The list of speakers that were so bad I could eliminate them in a showroom is so long it would not fit on this page. Price not withstanding. Instead let me mention a few that were at least listenable. If I lived in NY, maybe I could hear a wider selection, but between the DC, Richmond and Piedmont area not so many.
On the way-above-what-I could-pay, the newest Wilsons have gotten much better. The big Sonas Fabers, big Maggies, big Martin Logans I could live with, but I am limited to stand mount and an income not in the top 1/2%. They all still have severe shortcomings. If one was "right" everyone would copy it and they would all sound the same. Even price-no-object, they sound very different. If two are different, at least one is wrong.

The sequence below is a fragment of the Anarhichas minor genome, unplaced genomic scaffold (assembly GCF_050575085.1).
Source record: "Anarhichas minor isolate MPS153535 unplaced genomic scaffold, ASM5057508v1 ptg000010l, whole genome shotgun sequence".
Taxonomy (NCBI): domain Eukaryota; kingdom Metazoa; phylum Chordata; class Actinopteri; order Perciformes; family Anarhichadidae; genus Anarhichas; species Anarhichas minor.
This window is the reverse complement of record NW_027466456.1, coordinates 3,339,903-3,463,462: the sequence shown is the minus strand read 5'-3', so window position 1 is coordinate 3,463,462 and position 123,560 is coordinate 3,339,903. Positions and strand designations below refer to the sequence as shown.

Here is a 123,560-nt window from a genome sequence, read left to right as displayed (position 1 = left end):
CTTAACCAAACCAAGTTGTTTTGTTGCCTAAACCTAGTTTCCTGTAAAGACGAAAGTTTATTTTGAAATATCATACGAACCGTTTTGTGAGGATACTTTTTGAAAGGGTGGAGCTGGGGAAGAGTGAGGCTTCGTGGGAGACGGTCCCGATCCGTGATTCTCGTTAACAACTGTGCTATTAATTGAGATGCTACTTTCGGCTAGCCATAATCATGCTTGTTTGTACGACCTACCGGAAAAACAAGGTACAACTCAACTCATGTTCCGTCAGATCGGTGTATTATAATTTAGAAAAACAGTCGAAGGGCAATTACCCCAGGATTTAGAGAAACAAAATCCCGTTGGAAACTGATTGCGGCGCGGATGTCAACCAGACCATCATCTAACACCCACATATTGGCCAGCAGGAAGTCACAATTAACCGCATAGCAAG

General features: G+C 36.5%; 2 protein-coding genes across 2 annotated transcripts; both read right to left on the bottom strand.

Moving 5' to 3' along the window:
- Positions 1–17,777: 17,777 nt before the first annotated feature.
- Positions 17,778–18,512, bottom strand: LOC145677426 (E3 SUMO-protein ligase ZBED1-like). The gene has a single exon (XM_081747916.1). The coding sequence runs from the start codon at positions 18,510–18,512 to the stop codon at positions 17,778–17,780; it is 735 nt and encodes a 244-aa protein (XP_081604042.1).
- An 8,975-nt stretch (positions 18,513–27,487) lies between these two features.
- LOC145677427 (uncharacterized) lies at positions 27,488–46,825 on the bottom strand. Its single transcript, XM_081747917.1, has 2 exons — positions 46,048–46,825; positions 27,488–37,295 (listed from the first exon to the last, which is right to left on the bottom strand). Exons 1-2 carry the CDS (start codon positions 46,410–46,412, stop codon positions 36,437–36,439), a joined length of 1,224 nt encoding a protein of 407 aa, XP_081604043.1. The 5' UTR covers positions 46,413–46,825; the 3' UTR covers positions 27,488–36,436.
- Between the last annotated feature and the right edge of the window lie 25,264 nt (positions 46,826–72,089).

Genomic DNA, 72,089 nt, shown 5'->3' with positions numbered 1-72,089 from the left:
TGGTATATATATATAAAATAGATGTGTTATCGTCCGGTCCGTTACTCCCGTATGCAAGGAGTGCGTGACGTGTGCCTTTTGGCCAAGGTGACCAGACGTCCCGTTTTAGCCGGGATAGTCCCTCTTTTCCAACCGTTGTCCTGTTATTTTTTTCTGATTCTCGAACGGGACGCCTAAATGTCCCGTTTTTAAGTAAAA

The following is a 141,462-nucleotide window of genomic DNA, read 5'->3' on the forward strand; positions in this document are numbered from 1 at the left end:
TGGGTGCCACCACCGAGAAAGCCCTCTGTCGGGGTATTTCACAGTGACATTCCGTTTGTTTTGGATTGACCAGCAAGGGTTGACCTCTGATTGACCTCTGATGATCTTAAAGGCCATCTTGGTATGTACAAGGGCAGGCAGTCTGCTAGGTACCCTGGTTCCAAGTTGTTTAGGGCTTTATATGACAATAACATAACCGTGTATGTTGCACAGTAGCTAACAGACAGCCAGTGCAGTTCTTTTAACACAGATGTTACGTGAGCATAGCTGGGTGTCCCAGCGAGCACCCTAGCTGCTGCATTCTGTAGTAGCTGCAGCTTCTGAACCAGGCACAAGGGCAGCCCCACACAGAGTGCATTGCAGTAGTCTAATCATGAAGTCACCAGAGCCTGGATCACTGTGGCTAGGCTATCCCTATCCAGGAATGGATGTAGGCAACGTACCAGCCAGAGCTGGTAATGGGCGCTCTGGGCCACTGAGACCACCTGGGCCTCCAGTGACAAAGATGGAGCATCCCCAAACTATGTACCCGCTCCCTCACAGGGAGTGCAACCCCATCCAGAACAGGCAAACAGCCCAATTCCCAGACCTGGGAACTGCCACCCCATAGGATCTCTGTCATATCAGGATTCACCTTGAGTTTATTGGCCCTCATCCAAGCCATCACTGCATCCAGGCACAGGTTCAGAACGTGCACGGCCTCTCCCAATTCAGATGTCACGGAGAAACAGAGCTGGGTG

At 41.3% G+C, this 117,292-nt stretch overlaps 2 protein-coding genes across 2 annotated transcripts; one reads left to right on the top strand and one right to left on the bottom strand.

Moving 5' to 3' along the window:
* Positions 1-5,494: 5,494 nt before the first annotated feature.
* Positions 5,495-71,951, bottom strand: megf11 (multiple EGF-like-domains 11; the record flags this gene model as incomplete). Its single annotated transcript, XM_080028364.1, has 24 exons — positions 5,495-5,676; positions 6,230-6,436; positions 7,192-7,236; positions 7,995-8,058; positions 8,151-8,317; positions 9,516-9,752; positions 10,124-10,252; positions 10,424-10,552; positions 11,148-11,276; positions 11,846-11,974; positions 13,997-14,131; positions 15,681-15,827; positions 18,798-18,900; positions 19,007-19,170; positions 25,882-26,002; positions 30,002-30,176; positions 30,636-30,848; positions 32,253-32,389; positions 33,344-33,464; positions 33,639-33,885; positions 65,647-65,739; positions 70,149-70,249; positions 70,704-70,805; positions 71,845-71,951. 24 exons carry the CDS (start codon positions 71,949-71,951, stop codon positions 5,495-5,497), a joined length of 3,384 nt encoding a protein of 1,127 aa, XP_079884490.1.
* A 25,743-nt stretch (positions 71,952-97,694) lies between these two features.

Dropping down to what semi-normal audiophile people can buy, The Mofi 8 was not too bad. 2Ce's continue to fill the "do no wrong" slot. I want to hear the mid-tier Sonas Fabers but no one has them. Same, upper end Dunaudio I would like to hear.
Moving down to entry, the SF Lumina's were nice. Revel's are at least balanced, but the tweeters get to me.
At the level higher than 99% of the market who just buy a Wal-Mart sound bar or Bose system, the Elac 2.1s are better than I could build for the price. I have a pair, slightly modified, in my woodshop.
A lot of speakers may be better if the showrooms had any eq as they are so bright it they make my fillings hurt. ( Hear that B&W, Paradigm, Canton!) I still have never heard ANY hard dome I could tolerate and the new AMTs are even worse. A few ribbons are OK at nearfield low level, but horrible otherwise. Basically can't stand horns, but I wish I could have heard a Geddes.
If there was any speaker that was the biggest disservice to High Fidelity, it was the Bose 901. Singularly one of the worst speakers I ever heard. Diffuse sound yea, but mushy ill-defined bass, honky mids and no highs. The 301 was a much better speaker. Bad eq aside, their mids were relatively low distortion.